### Picard and Brauer 2-Groups

#### Posted by Urs Schreiber

Picard and Brauer groups of representation categories of vertex algebras encode symmetries of full CFTs ($\to $, $\to $). In the CFT context the elements of the Picard group are called *simple currents* (e.g. Int. J.Mod.Phys. A 5 (1990) 2903).

It is rarely explicitly admitted that the Picard group is really a *2-group* ($\to $), and so is the Brauer group.

Even better, both fit into a certain 3-group. All this has been well known to a handful of experts, apparently ($\to $) - which of course does not stop me from enjoying rediscovering this from my personal point of view.

Namely, this 3-group is closely related to 2-dimensional field theory, and in particular to CFT. The fact that it is an $n$-group for precisely $n=3$ is closely related to the *holography*-like phenomenon that 2D CFT can be described in terms of 3D TFT.

Before talking about the big 3-group, let me describe how the Picard group and the Brauer group look like as 2-groups. This is nicely described in

Enrico M. Vitale
*A Picard-Brauer exact sequence of categorical groups*

pdf.

The Picard 2-group $\mathrm{Pic}(C)$ of a monoidal category $C$ is the 2-group of invertible objects of $C$.

There is a better way to say this: let $\Sigma (C)$ be the suspension of the monoidal category $C$, which is the (possibly weak) 2-category with a single object $\u2022$, 1-morphisms the objects of $C$ and 2-morphisms the morphsims of $C$. Then

The

Picard 2-groupof $C$ is the automorphism 2-group of the single object $\u2022$ in the suspension of $C$:(1)$$\mathrm{Pic}(C)={\mathrm{Aut}}_{\Sigma (C)}(\u2022)\phantom{\rule{thinmathspace}{0ex}}.$$

What is ordinarily called the Picard group is the decategorification of $\mathrm{Pic}(C)$, namely the group ${\pi}_{0}(\mathrm{Pic}(C))$ of isomorphism classes of objects of $\mathrm{Pic}(C))$.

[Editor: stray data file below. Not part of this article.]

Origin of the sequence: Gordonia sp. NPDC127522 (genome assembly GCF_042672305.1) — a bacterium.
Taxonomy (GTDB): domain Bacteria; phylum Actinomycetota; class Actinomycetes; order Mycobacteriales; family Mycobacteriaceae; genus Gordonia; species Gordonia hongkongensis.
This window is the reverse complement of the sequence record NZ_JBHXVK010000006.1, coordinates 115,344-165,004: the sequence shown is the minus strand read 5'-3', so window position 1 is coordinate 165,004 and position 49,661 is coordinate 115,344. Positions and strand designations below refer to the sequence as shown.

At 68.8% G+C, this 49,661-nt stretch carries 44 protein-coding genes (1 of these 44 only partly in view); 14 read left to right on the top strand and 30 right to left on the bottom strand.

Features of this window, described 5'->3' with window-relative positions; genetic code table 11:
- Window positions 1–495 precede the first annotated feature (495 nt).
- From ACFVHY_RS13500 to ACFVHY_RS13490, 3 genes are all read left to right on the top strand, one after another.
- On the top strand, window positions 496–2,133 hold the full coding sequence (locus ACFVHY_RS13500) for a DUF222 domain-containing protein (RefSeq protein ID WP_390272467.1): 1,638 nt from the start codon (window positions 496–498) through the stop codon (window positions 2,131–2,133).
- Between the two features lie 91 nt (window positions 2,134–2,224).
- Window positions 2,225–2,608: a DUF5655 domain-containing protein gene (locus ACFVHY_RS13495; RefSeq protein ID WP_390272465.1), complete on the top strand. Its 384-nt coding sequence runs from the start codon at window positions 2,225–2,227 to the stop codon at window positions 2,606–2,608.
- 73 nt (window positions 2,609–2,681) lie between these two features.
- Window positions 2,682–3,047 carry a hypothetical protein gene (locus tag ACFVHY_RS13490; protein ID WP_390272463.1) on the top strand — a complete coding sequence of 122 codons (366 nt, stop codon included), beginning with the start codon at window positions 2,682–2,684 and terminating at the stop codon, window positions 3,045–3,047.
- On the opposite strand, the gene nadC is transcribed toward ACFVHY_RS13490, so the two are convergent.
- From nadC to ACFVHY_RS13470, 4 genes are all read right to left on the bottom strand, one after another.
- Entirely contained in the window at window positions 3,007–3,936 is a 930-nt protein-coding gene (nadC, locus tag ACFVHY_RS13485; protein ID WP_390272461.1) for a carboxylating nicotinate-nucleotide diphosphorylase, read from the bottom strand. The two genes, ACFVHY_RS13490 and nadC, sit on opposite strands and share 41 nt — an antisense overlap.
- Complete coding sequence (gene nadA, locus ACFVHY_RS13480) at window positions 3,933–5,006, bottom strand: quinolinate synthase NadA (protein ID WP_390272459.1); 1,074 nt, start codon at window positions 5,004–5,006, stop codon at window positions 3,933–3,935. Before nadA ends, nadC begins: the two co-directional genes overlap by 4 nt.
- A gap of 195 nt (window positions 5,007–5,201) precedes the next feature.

A special subclass of Picard 2-groups are the Brauer 2-groups.

Consider the bicategory $\mathrm{BiMod}(C)$ of bimodules of algebra objects internal to $C$. Its objects are algebras, its 1-morphisms are bimodules and its 2-morphisms are bimodule homomorphisms.

When $C$ is not just monoidal, but *braided monoidal* (experts will take this as a first hint of a secret 3-categorical structure) we get a monoidal structure - now on the bicategory $\mathrm{BiMod}(C)$ (the periodic table of $n$-categories is at work here).

Taking 2-isomorphism classes in $\mathrm{BiMod}(C)$, thus obtaining a monoidal category called $\mathrm{cl}(\mathrm{BiMod}(C))$, we can again form a Picard 2-group. This is the Brauer 2-group:

The

Brauer 2-group$\mathrm{B}(C)$ is the Picard 2-group of 2-isomorphism classes of bimodules internal to $C$.(2)$$\mathrm{B}(C):=\mathrm{Pic}(\mathrm{cl}(\mathrm{BiMod}(C)))\phantom{\rule{thinmathspace}{0ex}}.$$

The fact that I used one suspension in the definition of the Picard 2-group, and one taking of isomorphism classes in the definition of the Brauer 2-group all indicates that the 2-group nature of Picard and Brauer is still not the full truth.

The need to go to three dimensions is nicely seen in the the way 2D CFT correlators are written in terms of Wilson graphs decorated in a modular tensor category ($\to $).

Take a worldsheet, pick a dual triangulation, label the resulting graph in some tensor category. One quickly finds (see section 2.3 of $\to $ for an illustration) that one ultimately needs to pass some of the graph’s edges “beneath” or “above” each other - to “braid” them. Visually, this requires a third dimension. But this is not just heuristics, there is a precise theorem behind this:

Every

braidedmonoidal category $C$ has a double suspension $\Sigma (\Sigma (C))$, i.e. a 3-category with a single object and a single 1-morphism.

(See for instance page xx here.)

Now realize that $C$ can be thought of as sitting embedded inside its own 2-category of internal bimodules

where each object of $C$ is regarded as a bimodule over the trivial algebra constituted by the tensor unit in $C$.

Hence, by simply generalizing to arbitrary bimodules the way that $C$ sits inside a 3-category, we get the full 3-catgegoy

(recall that we are assuming $C$ to be braided monoidal for this to make sense!).

This is the 3-category John Baez describes in TWF 209.

(And, guess what, I am once again running out of time…)

## Re: Picard and Brauer 2-Groups

I wonder: is this 3-category equivalent to a strict one? The unit group, the Picard group, and the Brauer group of A are the 0th, 1st, and 2nd cohomology groups of the sheaf O^* on Spec A. It’s interesting that the same groups appear in this 3-category upside-down. Behind the cohomology interpretation there is of course a chain complex. From one point of view or another a chain complex is some kind of *strict* infinity-category, right?

D.